Stock jumps 59% on Milan bourse after offeringItalian medical device manufacturer Esaote Biomedica receiveda warm reception on the Milan stock exchange last month when thecompany floated a large number of shares to the public. Tradingin Esaote
Italian medical device manufacturer Esaote Biomedica receiveda warm reception on the Milan stock exchange last month when thecompany floated a large number of shares to the public. Tradingin Esaote shares was suspended several times by exchange authoritieson the first day of the offering due to strong demand, accordingto Reuters.
The Genoa-based company announced earlier this year that itwas planning a public offering that would make about 49% of itsstock available on public markets. The remaining 51% will continueto be held by institutional and industrial investors, includingItalian contrast agent manufacturer Bracco of Milan. Bracco acquireda 15% stake in Esaote in December (SCAN 2/14/96).
Esaote was spun off as a privately held independent companyin 1994 when a management-led group bought the vendor from Italianaerospace conglomerate Finmeccanica (SCAN 2/16/94). Esaote ownsU.S. ultrasound vendor Biosound, and the company's Artoscan dedicatedMRI scanners are sold in the U.S. by Lunar.
Esaote began its public offering June 24, when it issued 22million shares priced at 3900 lira a share ($2.54). Six millionshares were offered to the public, while another 14 million weresold to institutional investors around the world. The sale hadan overallotment option of two million.
The price of the public shares quickly rose to 6350 lira, anincrease of 59%, according to Reuters. The newswire said the jumpmay reflect the success new stock issues have experienced on theMilan bourse as investors look for new opportunities in a languidmarket. Esaote's American Depository Shares have been priced at$25.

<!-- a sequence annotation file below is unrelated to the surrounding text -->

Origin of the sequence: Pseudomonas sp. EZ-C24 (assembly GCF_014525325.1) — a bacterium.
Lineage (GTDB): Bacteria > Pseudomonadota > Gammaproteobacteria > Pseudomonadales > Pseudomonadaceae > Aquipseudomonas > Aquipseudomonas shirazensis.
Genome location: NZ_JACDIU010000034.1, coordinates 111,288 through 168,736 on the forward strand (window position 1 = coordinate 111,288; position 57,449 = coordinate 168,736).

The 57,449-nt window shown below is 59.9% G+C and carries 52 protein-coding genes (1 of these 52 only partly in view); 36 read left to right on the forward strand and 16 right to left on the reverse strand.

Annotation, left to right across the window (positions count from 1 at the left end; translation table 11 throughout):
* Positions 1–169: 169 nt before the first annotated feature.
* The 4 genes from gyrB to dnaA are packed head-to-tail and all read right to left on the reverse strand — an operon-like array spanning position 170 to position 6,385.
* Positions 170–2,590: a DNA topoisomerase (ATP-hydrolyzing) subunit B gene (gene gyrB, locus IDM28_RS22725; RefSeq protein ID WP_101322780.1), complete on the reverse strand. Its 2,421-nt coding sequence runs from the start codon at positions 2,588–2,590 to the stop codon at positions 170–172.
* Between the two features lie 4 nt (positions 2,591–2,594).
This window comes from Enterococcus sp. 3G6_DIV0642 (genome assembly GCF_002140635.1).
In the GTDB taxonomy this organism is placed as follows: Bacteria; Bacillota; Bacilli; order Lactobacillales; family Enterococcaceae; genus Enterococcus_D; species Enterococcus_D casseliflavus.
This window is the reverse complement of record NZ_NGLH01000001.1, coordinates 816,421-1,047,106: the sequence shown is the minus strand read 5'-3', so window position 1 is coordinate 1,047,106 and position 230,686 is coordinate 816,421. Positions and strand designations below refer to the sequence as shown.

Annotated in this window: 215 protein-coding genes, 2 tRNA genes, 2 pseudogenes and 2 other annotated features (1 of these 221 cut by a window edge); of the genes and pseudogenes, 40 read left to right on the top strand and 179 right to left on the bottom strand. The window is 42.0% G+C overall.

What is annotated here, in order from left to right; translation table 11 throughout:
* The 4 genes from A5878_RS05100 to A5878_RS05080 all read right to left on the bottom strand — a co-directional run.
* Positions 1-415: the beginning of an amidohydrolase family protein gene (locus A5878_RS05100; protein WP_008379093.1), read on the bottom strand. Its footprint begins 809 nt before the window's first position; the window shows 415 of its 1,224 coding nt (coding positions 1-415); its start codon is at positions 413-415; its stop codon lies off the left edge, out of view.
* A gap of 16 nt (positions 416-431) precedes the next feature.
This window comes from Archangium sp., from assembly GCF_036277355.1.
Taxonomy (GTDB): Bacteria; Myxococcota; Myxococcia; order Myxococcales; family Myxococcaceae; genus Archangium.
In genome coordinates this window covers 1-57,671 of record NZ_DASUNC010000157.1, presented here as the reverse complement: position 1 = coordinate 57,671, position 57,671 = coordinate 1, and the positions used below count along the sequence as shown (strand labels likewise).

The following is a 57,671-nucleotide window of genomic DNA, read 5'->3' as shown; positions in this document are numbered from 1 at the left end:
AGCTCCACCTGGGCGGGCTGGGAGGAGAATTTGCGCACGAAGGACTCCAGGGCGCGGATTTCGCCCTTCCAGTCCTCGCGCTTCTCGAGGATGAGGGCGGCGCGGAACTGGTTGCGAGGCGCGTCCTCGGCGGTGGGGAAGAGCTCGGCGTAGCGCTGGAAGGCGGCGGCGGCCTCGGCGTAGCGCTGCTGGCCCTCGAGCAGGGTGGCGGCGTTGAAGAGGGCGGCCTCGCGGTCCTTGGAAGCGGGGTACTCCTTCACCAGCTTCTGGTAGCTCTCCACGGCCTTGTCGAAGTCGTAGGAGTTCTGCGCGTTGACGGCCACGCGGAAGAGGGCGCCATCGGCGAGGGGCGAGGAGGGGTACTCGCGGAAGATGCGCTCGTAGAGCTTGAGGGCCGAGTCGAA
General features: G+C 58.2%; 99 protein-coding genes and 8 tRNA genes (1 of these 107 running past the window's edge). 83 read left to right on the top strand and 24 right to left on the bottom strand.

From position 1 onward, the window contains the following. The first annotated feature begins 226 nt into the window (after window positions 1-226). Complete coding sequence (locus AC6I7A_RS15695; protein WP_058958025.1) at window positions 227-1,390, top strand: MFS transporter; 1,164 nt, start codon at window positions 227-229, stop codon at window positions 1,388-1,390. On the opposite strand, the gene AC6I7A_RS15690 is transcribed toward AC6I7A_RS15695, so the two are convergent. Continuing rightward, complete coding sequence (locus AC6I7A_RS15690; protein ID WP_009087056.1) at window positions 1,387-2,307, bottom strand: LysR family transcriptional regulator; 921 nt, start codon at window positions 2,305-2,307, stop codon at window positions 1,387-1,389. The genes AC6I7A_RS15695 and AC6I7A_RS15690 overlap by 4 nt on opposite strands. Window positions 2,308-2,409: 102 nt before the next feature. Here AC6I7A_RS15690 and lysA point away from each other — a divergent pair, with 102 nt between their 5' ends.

Esaote had hoped to raise about $35 million, to be used forextinguishing debt and for other investments. In the offering'sprospectus, the company detailed the success it has experiencedin marketing its products.
The company had net sales in 1995 of 258 billion lira ($168million), an increase of 11% over revenues of 231.5 billion lira($150.7 million) in 1994. Esaote's net income in 1995 was 8 billionlira ($5.2 million), compared with 3.3 billion lira ($2.1 million)in 1994. Almost all of the company's revenue growth has been dueto higher sales outside Italy, and 1995 was the first year thatinternational sales exceeded those made to Italian customers.
Sales of ultrasound systems made up 60% of Esaote's revenuelast year, Artoscan contributed 11%, EKG/EEG devices provided12%, and services and other revenue made up 17%, according tothe prospectus.
As of December 1995, the company had sold 140 Artoscan units.In addition, a multicenter study under way in Germany comparingthe diagnostic accuracy of dedicated scanners like Artoscan withwhole-body scanners for joint studies seems to be going well.Preliminary results of the study presented at the German RadiologyCongress in May were encouraging, particularly with respect toknee studies, according to the vendor. Final results of the studywill be published in the next several months.
Esaote is conducting additional research to develop new applicationsfor Artoscan, such as shoulder studies, that would be sold asmodules to the scanner's installed base. The company is also evaluatingthe utility of the system in diagnosing breast lesions. In 1996,Esaote hopes to ramp up sales of Artoscan in developing countries,especially Brazil. It also sees Japan as an important new market.
In ultrasound, Esaote introduced the AU4 Idea scanner in 1994and in 1995 it began marketing AU3 Partner. This year, the companyplans to introduce a multidisciplinary version of AU3 that issuitable for a broad range of radiology, cardiology, ob/gyn, andvascular applications. In 1997 it aims to debut an enhanced versionof AU4 that is optimized for contrast media studies, a projectit is working on with Bracco. Finally, the company plans to releasea new high-end scanner in 1998.